) -- February is shaping up as another strong month for automakers, with rising sales for most manufacturers and segments, led by a 29% increase in subcompact sales.
Overall, experts are projecting that U.S. light vehicle sales will rise 6% to 6.4%, with sales between 1.05 million and 1.1 million and a seasonally adjusted annual sales rate between 13.3 million and 14.4 million. TrueCar.Com said it raised its full-year sales estimate to 14 million from 13.8 million. Previously,
estimated full-year 2012 light vehicle sales between 13.5 million and 14 million.
2012 Ford Focus
TrueCar projects February light vehicle sales of 1.09 million, while Edmunds.com projects sales of 1.1 million, up 6% from the same month a year earlier; Kelly Blue Book projects sales of 1.05 million up 6.4%.
"There's a rising tide of excellent buying conditions right now that is really driving auto sales momentum," said Edmunds.com analyst Jessica Caldwell, in a statement. "Between surprisingly strong sales over Presidents Day weekend, optimistic economic news and unseasonably mild weather conditions across the country, things seem to be breaking the right way for both car buyers and dealers."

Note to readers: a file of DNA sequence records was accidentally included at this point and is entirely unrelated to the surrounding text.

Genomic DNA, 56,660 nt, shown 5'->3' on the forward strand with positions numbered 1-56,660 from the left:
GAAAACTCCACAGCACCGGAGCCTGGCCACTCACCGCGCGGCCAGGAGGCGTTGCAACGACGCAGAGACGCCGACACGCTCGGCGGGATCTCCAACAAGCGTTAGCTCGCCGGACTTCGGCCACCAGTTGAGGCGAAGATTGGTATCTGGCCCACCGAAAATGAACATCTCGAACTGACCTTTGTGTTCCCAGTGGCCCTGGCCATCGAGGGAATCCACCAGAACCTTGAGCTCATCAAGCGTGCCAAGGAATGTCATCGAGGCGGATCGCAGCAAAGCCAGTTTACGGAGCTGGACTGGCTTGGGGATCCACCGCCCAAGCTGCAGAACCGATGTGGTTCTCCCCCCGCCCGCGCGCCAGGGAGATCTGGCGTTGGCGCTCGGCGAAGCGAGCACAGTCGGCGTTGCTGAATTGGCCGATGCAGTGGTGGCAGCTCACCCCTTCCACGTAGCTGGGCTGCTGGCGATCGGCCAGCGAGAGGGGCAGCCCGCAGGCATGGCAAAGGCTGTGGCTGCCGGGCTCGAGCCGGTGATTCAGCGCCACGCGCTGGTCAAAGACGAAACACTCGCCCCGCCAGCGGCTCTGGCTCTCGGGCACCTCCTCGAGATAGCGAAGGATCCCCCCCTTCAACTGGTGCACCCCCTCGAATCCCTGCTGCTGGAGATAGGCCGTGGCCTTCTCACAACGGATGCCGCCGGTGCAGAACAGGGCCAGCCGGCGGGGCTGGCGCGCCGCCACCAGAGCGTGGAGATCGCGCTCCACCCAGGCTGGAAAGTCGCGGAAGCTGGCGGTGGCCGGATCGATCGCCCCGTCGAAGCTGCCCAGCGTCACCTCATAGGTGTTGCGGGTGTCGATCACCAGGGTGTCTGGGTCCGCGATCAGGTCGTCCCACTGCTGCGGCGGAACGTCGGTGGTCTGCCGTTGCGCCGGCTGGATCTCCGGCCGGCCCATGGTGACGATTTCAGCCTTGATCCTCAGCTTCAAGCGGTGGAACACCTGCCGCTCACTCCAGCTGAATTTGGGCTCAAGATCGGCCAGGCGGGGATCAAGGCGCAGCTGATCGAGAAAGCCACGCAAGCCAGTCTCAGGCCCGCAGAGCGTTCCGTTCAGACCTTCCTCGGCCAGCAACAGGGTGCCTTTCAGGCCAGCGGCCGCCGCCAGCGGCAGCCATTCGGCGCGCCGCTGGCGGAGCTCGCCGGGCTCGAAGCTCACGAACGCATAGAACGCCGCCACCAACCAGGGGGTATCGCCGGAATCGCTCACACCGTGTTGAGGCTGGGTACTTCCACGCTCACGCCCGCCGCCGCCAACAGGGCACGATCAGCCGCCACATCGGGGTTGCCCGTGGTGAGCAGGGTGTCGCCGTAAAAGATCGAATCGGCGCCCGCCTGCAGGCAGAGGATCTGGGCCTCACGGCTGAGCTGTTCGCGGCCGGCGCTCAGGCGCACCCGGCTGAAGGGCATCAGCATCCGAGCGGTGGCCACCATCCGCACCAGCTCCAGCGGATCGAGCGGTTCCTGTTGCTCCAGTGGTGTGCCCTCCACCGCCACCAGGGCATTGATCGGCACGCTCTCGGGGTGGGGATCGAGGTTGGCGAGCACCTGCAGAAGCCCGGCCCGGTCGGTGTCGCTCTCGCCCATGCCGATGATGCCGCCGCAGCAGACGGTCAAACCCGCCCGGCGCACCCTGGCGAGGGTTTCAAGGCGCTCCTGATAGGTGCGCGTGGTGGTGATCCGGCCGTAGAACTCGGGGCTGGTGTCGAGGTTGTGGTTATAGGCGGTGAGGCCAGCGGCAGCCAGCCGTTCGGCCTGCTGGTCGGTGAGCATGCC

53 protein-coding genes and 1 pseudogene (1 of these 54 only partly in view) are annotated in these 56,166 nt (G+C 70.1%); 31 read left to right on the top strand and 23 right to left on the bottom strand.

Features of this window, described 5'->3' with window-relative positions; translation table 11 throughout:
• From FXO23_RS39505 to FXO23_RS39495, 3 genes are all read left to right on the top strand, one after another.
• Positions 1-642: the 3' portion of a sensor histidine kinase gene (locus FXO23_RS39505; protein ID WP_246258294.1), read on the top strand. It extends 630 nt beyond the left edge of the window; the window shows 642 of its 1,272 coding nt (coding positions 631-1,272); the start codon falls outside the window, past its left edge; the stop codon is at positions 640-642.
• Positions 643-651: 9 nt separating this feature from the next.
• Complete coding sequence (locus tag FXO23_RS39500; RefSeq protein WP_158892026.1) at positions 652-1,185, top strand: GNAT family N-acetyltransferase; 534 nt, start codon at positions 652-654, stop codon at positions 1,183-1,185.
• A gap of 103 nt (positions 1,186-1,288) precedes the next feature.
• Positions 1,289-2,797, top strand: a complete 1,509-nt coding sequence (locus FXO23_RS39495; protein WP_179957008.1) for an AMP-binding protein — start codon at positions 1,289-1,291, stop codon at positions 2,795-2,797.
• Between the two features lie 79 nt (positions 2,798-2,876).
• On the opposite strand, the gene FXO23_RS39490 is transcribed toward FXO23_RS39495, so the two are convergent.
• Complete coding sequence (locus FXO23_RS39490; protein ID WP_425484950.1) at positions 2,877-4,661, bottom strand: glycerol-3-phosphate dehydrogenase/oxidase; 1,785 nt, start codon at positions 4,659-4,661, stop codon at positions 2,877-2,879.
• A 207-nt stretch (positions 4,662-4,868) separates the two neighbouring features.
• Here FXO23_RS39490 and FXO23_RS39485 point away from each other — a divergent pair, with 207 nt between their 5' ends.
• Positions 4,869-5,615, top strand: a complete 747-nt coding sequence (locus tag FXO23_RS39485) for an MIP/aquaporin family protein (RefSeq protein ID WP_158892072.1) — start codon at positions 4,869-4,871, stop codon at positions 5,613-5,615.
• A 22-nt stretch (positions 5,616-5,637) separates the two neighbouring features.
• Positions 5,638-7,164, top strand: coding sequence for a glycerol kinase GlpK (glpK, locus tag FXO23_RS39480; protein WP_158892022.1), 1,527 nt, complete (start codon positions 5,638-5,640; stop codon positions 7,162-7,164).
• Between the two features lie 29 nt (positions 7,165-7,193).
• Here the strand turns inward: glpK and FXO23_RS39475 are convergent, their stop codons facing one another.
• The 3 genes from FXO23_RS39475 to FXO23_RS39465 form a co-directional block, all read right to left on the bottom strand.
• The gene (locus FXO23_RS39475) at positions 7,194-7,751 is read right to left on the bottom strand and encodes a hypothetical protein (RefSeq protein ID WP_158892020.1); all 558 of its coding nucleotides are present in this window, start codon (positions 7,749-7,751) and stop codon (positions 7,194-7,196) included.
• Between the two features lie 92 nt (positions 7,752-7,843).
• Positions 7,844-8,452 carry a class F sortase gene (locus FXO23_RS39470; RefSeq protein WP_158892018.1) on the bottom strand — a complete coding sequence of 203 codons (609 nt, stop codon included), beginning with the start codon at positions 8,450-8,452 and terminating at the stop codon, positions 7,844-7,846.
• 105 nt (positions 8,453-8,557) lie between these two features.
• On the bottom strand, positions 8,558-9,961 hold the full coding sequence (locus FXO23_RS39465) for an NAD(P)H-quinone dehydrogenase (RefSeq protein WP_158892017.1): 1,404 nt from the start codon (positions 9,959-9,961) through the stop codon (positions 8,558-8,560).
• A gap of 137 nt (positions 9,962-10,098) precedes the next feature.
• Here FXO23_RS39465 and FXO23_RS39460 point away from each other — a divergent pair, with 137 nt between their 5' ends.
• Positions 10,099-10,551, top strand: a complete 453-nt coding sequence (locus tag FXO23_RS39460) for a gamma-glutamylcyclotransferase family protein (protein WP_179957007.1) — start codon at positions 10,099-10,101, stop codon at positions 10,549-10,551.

A correlation between the stock market and new vehicle sales continues, noted TrueCar analyst Jesse Toprak, in a statement. "Both the Dow Jones Industrial Average and new vehicle SAAR
reached their highest levels since May 2008 in February," he said, in a prepared statement.
As gas prices rise, consumer interest in small cars is growing. Kelley Blue Book projects that sales of subcompact cars will jump 29%, to 63,000 units, about 6% of the overall market, with all other segments showing single-digit gains. "Consumer interest at TrueCar.com for fuel-efficient models is up 15% this month compared to last year, indicating a shift in shopping preferences as gas prices have increased," said TrueCar analyst Kristen Andersson.
said February sales of the Focus are expected to exceed 20,000, doubling the February 2011 level of 10,879.
should gain lead the top seven automakers with a gain around 25%, while Ford's gain is expected to total about 6%, according to Kelly Blue Book. But Chrysler's huge gains in recent months "should level off beginning next month," said Kelley Blue Book analyst Alec Gutierrez, in a prepared statement. "The Chrysler 200 didn't sell in significant volume until March 2011."
GM sales are expected to fall by 6% to 9%. "GM's year-over-year decline is a direct result of its aggressive incentives push that pumped up sales in early 2011," Edmunds.com said. This February, however, the average industry incentive is down 4.2%, to $2,468, while GM's incentives are down 19%, to $3,012, TrueCar said.
Among the major Japanese automakers, all three are expected to show single-digit sales increase for the second month in a row, "an event that has not been seen since prior to the supply shortages that arose last spring," Edmunds said.
-- Written by Ted Reed in Charlotte, N.C.
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